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By Gary Wien

For several years now, the Dipsomaniacs have watched their career progress on a rather slow, manageable plane. Each year found the Trenton based band playing bigger shows and each new record receiving more recognition than the previous one. It's a path that has definitely built a fanbase throughout the area, but one that practically ensured that the band would never be an overnight success.

That is until now. The plan for the band is changing quickly because the Dipsomaniacs, or Dipsos as their fans call them, were the recent winners of the Little Steven Rockin' Garage competition for Philadelphia. To do so, they first had to beat out hundreds of bands just to make the list of 20 who took the stage at the Pontiac Grille for the competition. The Dipsos played on May 14th. After being announced as one of the four finalists, they had to come back the next night to battle yet again. Only this time, they left not only as the winner, but with $6,000 worth of Gibson equipment in their van and a date at the Finals on July 22nd at Irving Plaza in New York City.

"It was a long weekend," said Mick Chorbo. "When we got picked for the finals on Friday night, we were unexpectedly enthusiatic and emotionally into it. There was a lot of high fiving and all that. And then Saturday, we were just exhausted. Just kind of surprised really because I had convinced myself we wouldn't win. That's just the way I handle things - figure the worst will happen."

The weekend found the members of the Dipsomaniacs often in front of cameras, interviewed for a documentary being made about the competition. They were interviewed before their first set on Friday, after the set, and had an extended interview early on Saturday.

The constant rehashing of the band's history revealed how the band was named. A dipsomaniac is defined as "one who has an irrepressible desire for alcoholic drinks." According to Chorbo, the name originally came from the band's drummer, Tom O'Grady. Tom and Mick had been in bands together since they were 13 and Dipsomaniacs was on one of Tom's lists of band names for one of their old bands they had in high school.

"He found it in the dictionary," said Chorbo. "And when you're 17 and you find a word that means drunks, but nobody knows it, it seems pretty cool. When you're over 30 and you're still stuck with that name, it might not mean the same thing, but we're just stuck with it."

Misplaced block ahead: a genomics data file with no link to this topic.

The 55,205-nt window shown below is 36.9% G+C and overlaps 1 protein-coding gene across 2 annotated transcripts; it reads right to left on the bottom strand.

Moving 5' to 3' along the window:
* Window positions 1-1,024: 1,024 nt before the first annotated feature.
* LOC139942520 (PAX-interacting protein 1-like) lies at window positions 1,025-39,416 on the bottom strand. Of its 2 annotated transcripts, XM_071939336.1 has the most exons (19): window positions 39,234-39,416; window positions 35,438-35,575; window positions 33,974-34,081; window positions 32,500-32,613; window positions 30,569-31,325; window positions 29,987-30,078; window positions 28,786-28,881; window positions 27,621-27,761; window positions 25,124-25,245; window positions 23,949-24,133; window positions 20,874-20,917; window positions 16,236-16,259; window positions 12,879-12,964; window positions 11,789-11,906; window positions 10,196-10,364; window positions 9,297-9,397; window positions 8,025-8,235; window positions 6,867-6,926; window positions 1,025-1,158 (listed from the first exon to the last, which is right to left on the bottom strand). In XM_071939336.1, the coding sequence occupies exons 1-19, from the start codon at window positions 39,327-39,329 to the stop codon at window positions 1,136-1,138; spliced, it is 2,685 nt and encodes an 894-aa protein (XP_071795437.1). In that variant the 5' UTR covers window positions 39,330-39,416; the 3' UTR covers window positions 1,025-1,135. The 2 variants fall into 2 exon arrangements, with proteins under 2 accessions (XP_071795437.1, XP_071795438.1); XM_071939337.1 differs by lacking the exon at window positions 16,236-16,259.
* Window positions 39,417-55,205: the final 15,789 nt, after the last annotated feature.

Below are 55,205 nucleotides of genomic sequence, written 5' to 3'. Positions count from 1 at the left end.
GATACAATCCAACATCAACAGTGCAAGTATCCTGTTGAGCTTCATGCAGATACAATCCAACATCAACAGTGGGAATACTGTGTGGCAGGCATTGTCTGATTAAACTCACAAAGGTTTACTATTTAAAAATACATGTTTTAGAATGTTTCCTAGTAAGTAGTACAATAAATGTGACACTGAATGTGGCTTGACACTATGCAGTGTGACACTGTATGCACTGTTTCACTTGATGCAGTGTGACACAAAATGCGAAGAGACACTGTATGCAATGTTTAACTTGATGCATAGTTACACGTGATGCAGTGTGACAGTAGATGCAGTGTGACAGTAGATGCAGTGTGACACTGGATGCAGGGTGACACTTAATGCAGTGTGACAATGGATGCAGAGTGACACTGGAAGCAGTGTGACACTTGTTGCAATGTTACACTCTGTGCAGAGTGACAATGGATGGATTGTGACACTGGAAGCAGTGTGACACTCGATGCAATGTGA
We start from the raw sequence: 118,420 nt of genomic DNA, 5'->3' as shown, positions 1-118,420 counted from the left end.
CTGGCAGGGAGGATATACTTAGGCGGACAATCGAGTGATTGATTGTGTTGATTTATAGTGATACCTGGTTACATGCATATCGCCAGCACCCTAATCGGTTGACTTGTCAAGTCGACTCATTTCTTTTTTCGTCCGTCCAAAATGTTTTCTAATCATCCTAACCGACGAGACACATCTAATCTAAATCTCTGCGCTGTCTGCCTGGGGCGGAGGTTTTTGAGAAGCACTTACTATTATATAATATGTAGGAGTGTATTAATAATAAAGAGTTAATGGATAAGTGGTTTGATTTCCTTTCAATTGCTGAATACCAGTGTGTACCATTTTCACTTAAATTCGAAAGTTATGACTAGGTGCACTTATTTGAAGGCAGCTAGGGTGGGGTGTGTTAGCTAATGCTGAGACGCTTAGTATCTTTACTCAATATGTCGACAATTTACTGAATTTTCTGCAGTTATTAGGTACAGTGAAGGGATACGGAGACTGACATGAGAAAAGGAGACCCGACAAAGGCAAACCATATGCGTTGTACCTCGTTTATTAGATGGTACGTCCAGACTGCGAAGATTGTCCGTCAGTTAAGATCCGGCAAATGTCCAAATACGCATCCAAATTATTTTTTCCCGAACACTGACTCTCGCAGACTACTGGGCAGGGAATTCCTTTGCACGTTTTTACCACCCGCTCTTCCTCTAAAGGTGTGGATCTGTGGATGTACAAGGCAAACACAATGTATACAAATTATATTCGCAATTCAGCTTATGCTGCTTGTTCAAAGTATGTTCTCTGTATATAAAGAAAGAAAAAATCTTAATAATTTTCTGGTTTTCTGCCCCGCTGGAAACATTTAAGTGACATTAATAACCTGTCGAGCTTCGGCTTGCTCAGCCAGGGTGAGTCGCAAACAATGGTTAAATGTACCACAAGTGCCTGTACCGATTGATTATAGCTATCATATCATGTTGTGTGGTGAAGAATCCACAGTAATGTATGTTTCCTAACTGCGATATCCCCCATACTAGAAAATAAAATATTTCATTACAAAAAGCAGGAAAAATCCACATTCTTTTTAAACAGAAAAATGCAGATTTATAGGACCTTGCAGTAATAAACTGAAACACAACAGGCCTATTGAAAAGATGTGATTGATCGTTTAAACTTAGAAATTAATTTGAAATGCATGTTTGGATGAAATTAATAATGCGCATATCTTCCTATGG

Their name may not represent their current lifestyle or philosophies, but it is a nod to two of their favorite bands and biggest influences - the Who and the Replacements. The band's sound is often compared to the Replacements and Chorbo admits to being a big fan of the songwriting from Paul Westerberg.

"Part of what I try to get from the Replacements is the honesty in the songwriting," explains Chorbo. "Despite all of the stuff they write about the 'Mats, the songs are really good. They really do stand up."

Although the band is known for a great live show - they've even had reviews which basically said the Dipsomaniacs would blow the Who away - Chorbo actually prefers the studio over the stage.

"Me personally, I like the recording process," he said. "But I've kind of polled the band and each guy gets off on a different aspect of it. I like the whole recording process; writing the songs, bringing them to the band, arranging them, recording them, and then releasing them."

The band has released four CDs since 1996 with the last effort being Freakin Eureka in 2003. The CDs were released on Facedown Records, a label run by Chorbo. In addition to his own band, the label features other area artists like Bastards Of Melody, Blank Pages, J Horndog, and Taggart.

The Dipsos are currently wrapping up a collection of rarities containing b-sides, live tracks, and songs that have previously shown up on compiliations around the world. The goal is to have the CD, tentatively called Sodds &?Odds, out later this year. They have limited their appearances during the summer in order to finish the CD and work on a new full-length release for 2005.

Chorbo says that all of the members of the band were born in Saint Francis Hospital in Trenton and they still consider themselves very much a Trenton band. They regularly do shows at the Sidestage and have played the Conduit several times as well. In addition to Trenton, the band has played many shows in Philadelphia, New York and New Brunswick.

The changes in the Trenton music scene seem to have soured Chorbo on the immediate area a bit. "Every time it's going somewhere, it takes a step back," he explained. "It actually takes two steps back. I don't know... If you had talked to me maybe four months ago, I'd probably have felt differently but I don't see much of an opportunity in the area. I see some people trying, but I just don't see the interest. I feel like it's kind of a losing battle. Hamilton Township, the suburbs of Trenton, is huge. There's three high schools, Rider University and Trenton State. I just don't understand what everybody does."

With the exposure the band is bound to get this July for the Little Steven Rockin' Garage finals, they may soon add to the list of Trenton Makes and the World Takes. Be sure to catch them while you still can.

Gary Wien has been covering the arts since 2001 and has had work published with Jersey Arts, Elmore Magazine, Princeton Magazine, Backstreets and other publications. He is a three-time winner of the Asbury Music Award for Top Music Journalist and the author of Beyond the Palace (the first book on the history of rock and roll in Asbury Park) and Are You Listening? The Top 100 Albums of 2001-2010 by New Jersey Artists. In addition, he runs New Jersey Stage and the online radio station The Penguin Rocks. He can be contacted at gary@newjerseystage.com.

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